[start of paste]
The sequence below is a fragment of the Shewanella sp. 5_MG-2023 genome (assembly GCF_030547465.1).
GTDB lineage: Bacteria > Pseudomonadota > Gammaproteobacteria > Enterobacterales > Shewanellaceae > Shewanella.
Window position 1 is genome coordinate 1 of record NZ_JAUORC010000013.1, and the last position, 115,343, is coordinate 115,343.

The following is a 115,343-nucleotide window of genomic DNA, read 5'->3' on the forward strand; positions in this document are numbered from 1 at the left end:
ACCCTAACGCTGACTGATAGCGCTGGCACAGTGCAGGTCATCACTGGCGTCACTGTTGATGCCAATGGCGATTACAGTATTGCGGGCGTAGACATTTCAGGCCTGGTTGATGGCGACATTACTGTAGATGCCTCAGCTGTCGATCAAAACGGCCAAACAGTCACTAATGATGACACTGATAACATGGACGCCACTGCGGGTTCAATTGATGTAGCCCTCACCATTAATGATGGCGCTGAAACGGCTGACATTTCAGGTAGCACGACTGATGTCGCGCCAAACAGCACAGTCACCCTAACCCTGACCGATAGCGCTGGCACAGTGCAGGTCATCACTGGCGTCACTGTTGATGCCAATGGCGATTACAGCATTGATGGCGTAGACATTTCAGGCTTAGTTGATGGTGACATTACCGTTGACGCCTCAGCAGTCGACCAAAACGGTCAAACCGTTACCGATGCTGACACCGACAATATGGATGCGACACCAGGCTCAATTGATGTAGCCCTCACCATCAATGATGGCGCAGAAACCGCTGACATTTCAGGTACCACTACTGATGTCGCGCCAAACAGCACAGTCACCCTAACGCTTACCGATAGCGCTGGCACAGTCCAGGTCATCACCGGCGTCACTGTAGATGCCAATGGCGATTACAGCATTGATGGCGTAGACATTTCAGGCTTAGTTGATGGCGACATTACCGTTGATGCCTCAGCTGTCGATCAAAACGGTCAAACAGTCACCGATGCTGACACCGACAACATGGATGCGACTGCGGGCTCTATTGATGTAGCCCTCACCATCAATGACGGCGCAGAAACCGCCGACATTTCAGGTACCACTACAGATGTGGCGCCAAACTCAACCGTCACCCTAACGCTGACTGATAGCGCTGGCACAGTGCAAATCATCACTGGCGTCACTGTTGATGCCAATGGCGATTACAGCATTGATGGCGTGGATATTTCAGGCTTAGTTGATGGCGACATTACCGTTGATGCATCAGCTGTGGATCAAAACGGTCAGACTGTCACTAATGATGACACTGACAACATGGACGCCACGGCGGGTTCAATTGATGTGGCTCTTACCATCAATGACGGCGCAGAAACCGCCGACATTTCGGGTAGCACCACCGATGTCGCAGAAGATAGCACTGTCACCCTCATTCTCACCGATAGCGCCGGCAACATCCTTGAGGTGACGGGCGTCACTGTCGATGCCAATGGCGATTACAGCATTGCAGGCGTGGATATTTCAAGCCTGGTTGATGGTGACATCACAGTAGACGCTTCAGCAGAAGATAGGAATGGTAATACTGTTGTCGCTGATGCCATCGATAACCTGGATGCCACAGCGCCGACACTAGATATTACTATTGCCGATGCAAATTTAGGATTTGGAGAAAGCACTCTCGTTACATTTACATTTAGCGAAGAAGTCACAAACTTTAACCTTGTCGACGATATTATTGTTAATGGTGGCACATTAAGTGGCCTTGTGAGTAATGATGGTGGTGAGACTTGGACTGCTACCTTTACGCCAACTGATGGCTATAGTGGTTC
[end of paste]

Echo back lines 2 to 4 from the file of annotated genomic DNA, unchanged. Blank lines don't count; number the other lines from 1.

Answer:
GTDB lineage: Bacteria > Pseudomonadota > Gammaproteobacteria > Enterobacterales > Shewanellaceae > Shewanella.
Window position 1 is genome coordinate 1 of record NZ_JAUORC010000013.1, and the last position, 115,343, is coordinate 115,343.

The following is a 115,343-nucleotide window of genomic DNA, read 5'->3' on the forward strand; positions in this document are numbered from 1 at the left end: